A comparison of US health stats by ethnicity or national origin would, I suspect, show similar patterns with those of other nations with similar ethnicity. This is true of crime stats. That is, ethnicity might be a major explanitory variable, as or even more powerful than the type and funding of national medical systems, and points to deeper social problems.
Fabius: “Comparing small nations with our is absurd; they should be compared to states of similar size and income. A comparison with the EU seems reasonable. . .”
That was my point: what evidence is there that “small government” (i.e. the “private sector”) can provide adequate health care to a nation of our size? Without evidence or history, the idea of small government in general is merely a utopian wish. Or, as I believe, a disguised way of promoting lower taxes.
Fabius Maximus replies: I do not understand. Where is the evidence that size is a relevant variable? Free market systems work better by most metrics in providing many services to large nations. Why is health care different?
Again, as I said above, our health care system is IMO irrational and usustainable. But the near-magical power attributed by many advocates to government-run systems seem to me unsupported by actual operation of these systems in other nations. Some run well, some not so well. Some very poorly (e.g., the UK’s NHS).
>I do not believe that the US has poorer medical outcomes that most OECD nations.
The actual situation has many contrasts. A 2003 comparison of 9 countries (USA, Canada, Switzerland, Hungary, France, Denmark, Germany, Denmark) across several years shows that the USA has 5-year survival rates for various forms of cancer (lung, prostate, colon, cervical, ovarian) largely exceeding those of European countries. The case of breast cancer is illustrative: from 1970 to 1990, the mortality/100000 went from 22.5 to 17.8 (incidence in 1990: 91.1). Compare this to Canada: from 23.8 (incidence 62.4) to 23.9 (incidence 76.8). Denmark: 26.6 (incidence 54.2) to 26.9 (incidence 73.3). The study I saw did not include the details for USA in the case of high-lethality cancers, such as pancreas or liver, but the medical outcome seems generally good for cancers.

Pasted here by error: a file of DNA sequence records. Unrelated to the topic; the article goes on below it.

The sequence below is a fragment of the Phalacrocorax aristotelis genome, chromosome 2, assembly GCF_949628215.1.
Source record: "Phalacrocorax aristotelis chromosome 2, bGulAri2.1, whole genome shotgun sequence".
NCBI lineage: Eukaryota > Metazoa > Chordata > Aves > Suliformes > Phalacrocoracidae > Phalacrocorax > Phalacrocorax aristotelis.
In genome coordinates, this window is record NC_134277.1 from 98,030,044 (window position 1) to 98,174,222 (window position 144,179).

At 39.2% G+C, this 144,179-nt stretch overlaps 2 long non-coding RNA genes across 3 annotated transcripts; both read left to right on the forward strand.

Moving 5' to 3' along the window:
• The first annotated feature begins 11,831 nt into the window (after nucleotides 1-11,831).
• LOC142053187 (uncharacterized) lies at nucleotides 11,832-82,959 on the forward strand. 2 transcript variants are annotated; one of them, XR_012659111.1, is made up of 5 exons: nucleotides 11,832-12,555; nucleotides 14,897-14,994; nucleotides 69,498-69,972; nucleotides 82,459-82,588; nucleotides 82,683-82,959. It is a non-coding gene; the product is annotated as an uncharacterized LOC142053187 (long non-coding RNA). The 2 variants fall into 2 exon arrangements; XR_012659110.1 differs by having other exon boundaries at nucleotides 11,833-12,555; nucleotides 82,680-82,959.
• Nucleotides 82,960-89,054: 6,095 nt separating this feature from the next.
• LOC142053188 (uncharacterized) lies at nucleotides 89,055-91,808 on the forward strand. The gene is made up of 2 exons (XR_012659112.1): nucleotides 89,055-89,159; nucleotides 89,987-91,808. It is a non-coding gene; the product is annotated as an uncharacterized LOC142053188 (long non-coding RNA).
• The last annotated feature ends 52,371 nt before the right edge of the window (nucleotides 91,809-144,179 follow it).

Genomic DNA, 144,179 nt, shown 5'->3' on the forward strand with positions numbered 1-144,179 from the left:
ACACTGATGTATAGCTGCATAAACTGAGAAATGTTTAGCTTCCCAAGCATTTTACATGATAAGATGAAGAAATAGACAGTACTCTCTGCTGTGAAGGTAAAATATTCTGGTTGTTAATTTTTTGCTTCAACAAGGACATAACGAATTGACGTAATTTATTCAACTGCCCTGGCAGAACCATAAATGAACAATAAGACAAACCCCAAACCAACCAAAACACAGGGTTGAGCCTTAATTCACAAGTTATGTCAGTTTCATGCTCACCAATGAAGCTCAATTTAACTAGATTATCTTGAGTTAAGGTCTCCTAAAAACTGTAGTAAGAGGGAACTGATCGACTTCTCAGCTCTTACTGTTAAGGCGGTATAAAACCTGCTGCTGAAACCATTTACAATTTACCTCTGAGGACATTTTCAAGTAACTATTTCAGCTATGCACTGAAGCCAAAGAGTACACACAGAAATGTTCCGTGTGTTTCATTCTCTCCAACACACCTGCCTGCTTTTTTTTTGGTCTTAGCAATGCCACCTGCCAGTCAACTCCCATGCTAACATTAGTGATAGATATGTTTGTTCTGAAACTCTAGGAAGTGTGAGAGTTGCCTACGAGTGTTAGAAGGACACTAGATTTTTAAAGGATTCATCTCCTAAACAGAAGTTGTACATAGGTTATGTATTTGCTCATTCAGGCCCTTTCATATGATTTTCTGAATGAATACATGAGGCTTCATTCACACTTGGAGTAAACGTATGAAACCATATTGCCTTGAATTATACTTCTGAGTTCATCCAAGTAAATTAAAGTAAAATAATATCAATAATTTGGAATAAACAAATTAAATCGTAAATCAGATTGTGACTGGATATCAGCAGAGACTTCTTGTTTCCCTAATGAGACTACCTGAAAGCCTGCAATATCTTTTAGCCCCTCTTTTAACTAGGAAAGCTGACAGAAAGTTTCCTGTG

Cerebrovascular diseases (i.e. strokes): the USA is number one with a raw male mortality of 44.7/100000 and nr. 3 for females with 40.9 (Denmark: 66.0 and 51.8; Switzerland: 54.3 and 41.3; Hungary: 178.9 and 119.7; France: 48.5 and 34.5). However, taking into account incidence, Denmark and Switzerland have a lower case fatality rate than the USA (reason: these countries have a much higher incidence of cases than in the USA). The UK, whose raw mortality rates are 66.8 and 67.1 ends up with a very high case fatality rate because apparently of poor hospital care.
When it comes to diseases of the circulatory system, the USA ranks worst for mortality (but for Hungary, of course). It is last but one for coronary heart diseases, last but two for myocardial infarctions. France is best, Switzerland second, Canada third. Taking into account incidence, the USA ends up with medium case fatality rates (Canada has the lowest).
For life expectancy, the situation is also mixed: at birth, it is almost the worst of the group (only Hungary is worse). At 65 years, it is average (4th-5th ranking in the group). The big issue: Infant mortality, which is again the worst (but for Hungary; Hungary stands very bad in most statistics).
Switzerland beats every other country in terms of life expectancy, but is third for infant mortality, preceded by France and Germany (best).
“First, to what extent is mortality related to behavior — not the medical system? Quite high, I suspect. For example, drugs, smoking, diet, and drinking.”
Studies show that mortality is very closely correlated to the number of physicians available per 1000 inhabitants (many countries have rationing or limitations of the number of physicians that can practice, so there is a way to study these effects even for individual specialties) and with the health care expenditure (but only up to about 1700-1750 PPP$ per capita; above that amount, the correlation no longer holds). There is agreement in international studies that the health system in the USA is wasteful and geared towards needlessly expensive medical acts by physicians.